To you, this looks like a regular, every day piece of bubblegum.
What else could it be, right?
To me, this looks like a lovely memory. A smile. A curiosity. A piece of my history.
Ron, a cousin I barely know, gave it to me today at our family reunion. He could barely contain his enthusiasm. He was joyful and generous.
Just like my great-uncle Dave.
He was my great-grandmother’s brother. I remember him for his smile and good humor. And I remember him for his bubblegum.
Whenever I saw him, he gave me a piece. His pockets were always full of it. He always had enough for every kid there. Every kid. I’m sure he had many other redeeming qualities. But that’s what I remember. The bubblegum.
So when Ron reached into his pocket today at the big reunion and pulled out a piece of Dubble Bubble, I was five again.
And remembering the beige and rust colored carpet in the small den at my grandparents’ house. The house they shared with my great-grandparents. I sat on the carpet near the tv and the partition to the kitchen area. There was a soft tweed chair in the corner that rocked. That’s where Uncle Dave was. On the chair.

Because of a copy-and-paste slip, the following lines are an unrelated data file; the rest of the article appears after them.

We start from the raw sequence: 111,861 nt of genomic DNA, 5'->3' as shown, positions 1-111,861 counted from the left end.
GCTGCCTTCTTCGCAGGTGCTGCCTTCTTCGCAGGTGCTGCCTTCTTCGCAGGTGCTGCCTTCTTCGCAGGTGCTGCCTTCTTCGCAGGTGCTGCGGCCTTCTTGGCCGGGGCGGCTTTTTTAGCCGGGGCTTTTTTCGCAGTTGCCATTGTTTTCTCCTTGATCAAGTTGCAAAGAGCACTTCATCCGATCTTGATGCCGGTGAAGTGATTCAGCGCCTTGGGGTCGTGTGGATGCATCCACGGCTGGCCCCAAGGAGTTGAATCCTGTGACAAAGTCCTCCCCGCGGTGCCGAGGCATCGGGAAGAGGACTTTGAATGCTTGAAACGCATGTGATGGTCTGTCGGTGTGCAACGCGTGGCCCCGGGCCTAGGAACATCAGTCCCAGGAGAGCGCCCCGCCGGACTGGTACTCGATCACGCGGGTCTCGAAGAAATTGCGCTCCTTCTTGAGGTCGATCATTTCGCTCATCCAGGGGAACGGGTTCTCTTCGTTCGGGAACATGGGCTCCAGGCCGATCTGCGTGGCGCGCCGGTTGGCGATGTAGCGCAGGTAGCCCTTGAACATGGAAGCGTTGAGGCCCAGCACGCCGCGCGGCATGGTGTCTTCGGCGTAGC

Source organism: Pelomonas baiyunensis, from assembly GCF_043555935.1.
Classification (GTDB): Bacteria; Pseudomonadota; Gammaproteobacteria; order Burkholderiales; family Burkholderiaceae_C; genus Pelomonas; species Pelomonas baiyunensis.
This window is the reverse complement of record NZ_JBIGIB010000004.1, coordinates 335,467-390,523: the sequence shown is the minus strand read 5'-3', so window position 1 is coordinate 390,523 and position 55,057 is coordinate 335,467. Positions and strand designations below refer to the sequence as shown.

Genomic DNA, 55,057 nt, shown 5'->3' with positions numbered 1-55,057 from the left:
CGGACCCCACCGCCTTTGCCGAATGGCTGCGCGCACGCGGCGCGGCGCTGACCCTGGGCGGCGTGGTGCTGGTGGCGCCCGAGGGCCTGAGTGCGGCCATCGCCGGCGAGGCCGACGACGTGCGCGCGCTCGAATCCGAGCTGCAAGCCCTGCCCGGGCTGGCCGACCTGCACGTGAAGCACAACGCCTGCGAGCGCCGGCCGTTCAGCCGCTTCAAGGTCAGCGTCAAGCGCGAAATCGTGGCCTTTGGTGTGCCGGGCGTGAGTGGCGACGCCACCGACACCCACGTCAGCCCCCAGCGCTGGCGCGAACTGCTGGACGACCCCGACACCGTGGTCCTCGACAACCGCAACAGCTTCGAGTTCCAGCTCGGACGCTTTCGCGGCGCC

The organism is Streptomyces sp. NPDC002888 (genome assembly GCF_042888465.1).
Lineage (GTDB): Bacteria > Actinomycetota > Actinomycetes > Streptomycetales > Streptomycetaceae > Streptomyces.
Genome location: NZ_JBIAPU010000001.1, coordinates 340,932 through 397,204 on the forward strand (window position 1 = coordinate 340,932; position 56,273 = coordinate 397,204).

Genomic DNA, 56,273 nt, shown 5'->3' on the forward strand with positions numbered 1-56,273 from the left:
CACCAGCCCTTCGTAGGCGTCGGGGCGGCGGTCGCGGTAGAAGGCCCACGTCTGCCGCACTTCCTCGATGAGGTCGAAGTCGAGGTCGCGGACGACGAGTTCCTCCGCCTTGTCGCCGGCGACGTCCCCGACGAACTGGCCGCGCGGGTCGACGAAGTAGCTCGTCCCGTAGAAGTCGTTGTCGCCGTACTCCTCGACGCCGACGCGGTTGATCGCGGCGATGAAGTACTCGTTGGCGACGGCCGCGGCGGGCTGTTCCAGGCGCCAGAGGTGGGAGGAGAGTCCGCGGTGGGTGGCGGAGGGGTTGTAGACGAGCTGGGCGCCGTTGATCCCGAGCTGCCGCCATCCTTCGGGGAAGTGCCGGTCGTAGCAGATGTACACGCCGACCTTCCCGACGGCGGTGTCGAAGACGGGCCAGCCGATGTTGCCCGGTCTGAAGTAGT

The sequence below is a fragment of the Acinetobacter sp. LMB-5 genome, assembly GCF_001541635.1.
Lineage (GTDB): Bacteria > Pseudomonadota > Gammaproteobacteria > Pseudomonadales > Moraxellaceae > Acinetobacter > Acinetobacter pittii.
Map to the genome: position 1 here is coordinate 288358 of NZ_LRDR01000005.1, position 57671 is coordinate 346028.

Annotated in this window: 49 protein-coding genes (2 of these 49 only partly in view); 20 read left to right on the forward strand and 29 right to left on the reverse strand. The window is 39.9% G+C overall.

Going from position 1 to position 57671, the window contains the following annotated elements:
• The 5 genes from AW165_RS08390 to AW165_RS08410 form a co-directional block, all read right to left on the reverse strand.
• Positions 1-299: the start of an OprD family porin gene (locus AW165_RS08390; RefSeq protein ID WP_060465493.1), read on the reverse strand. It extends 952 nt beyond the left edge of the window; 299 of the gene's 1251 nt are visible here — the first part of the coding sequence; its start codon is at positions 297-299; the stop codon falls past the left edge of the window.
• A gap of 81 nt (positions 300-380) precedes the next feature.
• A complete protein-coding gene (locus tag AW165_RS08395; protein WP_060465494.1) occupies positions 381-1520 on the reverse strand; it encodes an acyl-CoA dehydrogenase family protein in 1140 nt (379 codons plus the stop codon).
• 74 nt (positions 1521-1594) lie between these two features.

I don’t remember him anywhere else except the corner of that room – that room with the plant vines growing up the doorway that led to the bedrooms and the bathroom. And that bathroom, where so many mysteries could be found under the counter and in the cabinets under the sink that opened in odd ways. Those cabinet and drawers were filled with cremes I’d never heard of and sprays I didn’t understand. And the pièce de résistance was the Water Pik with all its accoutrements.
Today, I spent time with Uncle Dave’s family; the people who knew him well. I don’t know who he was any more than I did before. But I have strong and warm feelings for his descendants – most of all, my cousin Eric, who holds a special place in my heart and on my Facebook page.
And that tells me that it’s likely that Uncle Dave was as great as the glimmer of my memory of him.